On May 4, an uncharacteristically sun-drenched Saturday, Girl Scouts of Western Washington with the Women’s Funding Alliance and many other partners convened the inaugural State of the Girl(s) Summit in DuPont, WA. More than 75 government, education, health, non-profit, philanthropy and business folks gathered with girls to discuss how we can work together across sectors to improve girls’ quality of life. Together, we took a fresh look at data trends, explored what’s working and discussed ways to work to create change.
Megan Ferland, Girl Scouts of Western Washington’s CEO, opened the summit. She explained, “As a region, we are known for innovation and we have a pivotal opportunity to bring that innovation to how girls access opportunity as they grow up.” Megan emphasized, “Academic, health and leadership gains have not been shared equally by girls who are of color and/or who grow up in poverty. That needs to change. We need to support access to opportunity for all girls.”
Dr. Lori Pfingst of the Washington State Budget & Policy Center explained favorable regional data trends in education, while also outlining issues that hold girls back such as poverty, violence and lack of equal representation in elected office. As she challenged us to consider solutions, she told us, “Poverty is a bottom line issue and solutions have to address it if we want to unleash the power of girls in our region.”
Jen Estroff, Children’s Alliance Government Relations Director, moderated a lively panel to showcase regional solutions that are helping to create economic security for girls. State Representative Laurie Jinkins, Microsoft DigiGirlz Program’s Jacinda Chislum , President of Attachmate Kathleen Owens and Bean Sprouts Café and Cooking School Co-founder Shannon Seip shared insights on business and legislative policy and program strategies, as well as entrepreneurship. “As early as second grade, Washington State girls think math is not for them,” explained Chislum. DigiGirlz, a program developed by Microsoft to boost girls’ involvement in STEM (science, technology, engineering and math) careers, is a model for corporate and youth development sector collaboration.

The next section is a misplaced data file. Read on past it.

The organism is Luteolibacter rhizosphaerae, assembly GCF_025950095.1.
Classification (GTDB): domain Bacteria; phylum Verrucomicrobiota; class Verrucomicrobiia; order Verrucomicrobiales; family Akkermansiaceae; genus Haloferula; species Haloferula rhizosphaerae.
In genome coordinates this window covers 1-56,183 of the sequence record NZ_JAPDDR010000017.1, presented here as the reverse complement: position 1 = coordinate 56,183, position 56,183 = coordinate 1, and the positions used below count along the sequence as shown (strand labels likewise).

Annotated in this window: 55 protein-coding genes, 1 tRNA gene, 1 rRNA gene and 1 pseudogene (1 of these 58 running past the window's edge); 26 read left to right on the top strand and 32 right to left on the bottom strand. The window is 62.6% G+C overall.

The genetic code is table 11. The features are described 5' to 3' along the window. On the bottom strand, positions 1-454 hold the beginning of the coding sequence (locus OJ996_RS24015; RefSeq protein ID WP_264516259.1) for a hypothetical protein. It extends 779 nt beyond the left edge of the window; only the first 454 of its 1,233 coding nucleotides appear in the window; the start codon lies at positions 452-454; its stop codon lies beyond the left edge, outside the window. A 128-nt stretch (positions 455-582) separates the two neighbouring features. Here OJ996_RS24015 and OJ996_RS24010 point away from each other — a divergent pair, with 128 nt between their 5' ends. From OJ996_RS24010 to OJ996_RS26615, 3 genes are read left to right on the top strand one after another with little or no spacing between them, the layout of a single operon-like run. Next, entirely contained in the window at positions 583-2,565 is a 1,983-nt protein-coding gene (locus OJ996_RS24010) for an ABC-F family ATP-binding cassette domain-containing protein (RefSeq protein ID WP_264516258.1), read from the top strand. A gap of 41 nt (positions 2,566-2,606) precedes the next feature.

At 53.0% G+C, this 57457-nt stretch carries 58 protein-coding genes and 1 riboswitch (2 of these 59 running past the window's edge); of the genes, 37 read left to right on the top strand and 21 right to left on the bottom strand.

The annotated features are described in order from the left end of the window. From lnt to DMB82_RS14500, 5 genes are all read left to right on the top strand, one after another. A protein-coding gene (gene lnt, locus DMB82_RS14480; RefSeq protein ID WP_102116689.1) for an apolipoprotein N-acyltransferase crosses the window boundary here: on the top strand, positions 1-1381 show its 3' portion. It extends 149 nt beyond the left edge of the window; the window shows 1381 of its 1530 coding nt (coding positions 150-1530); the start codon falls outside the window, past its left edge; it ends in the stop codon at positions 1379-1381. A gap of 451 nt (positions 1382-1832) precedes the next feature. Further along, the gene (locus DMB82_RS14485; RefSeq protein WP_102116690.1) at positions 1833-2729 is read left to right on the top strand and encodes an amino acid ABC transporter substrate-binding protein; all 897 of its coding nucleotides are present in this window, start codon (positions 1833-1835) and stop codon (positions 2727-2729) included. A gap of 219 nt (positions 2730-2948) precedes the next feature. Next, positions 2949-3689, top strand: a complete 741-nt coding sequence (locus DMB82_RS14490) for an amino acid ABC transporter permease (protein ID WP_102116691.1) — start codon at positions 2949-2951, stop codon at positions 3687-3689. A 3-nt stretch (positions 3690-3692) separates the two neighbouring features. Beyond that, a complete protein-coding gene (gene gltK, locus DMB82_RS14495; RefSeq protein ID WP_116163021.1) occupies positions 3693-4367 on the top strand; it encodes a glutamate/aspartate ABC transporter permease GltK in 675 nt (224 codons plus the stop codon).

To help explore the realities of girls’ lives that aren’t reflected by statistics alone, Caroline Rex-Waller of Powerful Voices used a story based on a girl’s life to guide an interactive activity called In Her Shoes. That definitely hit home with James Dorsey, ED of Washington Mesa, who said, “I haven’t done this type of out-of-the-box activity before. It got me in touch with these issues in a new way.”
After lunch the discussion turned to cross-sector conversations, as we broke down how we can do more to work together in innovative ways. Liz Vivian, Women’s Funding Alliance Executive Director, kicked off the conversation by asking participants to think about where we want to go next as a region. Later, she recapped the insights and solutions she heard participants advocating for. Liz and Megan, themselves representing a successful effort between the philanthropy and youth development sectors, closed the summit and explained, “This is a first step, a beginning.” Tweets that captured the conversation included:
- “How do we create a pipeline for girls to be successful, with measurable milestones along the way?”
- “Cross sector conversations – people seem energized around ideas about how to innovate for girls, together.”
- “Closing comments – a mix of hopefulness and frustration. What if a powerful day like this doesn’t succeed in making change?”
Before the summit’s close, participants were asked to write down their commitments to local women and girls. Some comments included:
- “Do More Mentoring!”
- “Ensure more decision makers are clear on the value proposition of investing in girls.”
- “Be a fierce advocate for young women age 18-25 who aren’t in college.”
- “Advocate for strategies and policies to improve girls’ lives across sectors.”
- “Scale opportunities for exposure to career opportunities and attending Summit 2: Action.”
Megan text polled participants to see what they believed they gained from participating. Nearly four out of five said they believed the summit helped them “a lot” to see the importance of working across sectors to support girls in our region. Three out of five believed the summit helped them “a lot” to understand promising efforts to improve the state of girls in our region.
Plans to keep the summit momentum going are in the works. Members of the State of the Girl(s) Summit Advisory Committee as well as leaders from Girl Scouts of Western Washington and the Women’s Funding Alliance will meet soon to sketch out where we want to go from here. Stay tuned!
For more information on this effort please contact Ann Muno.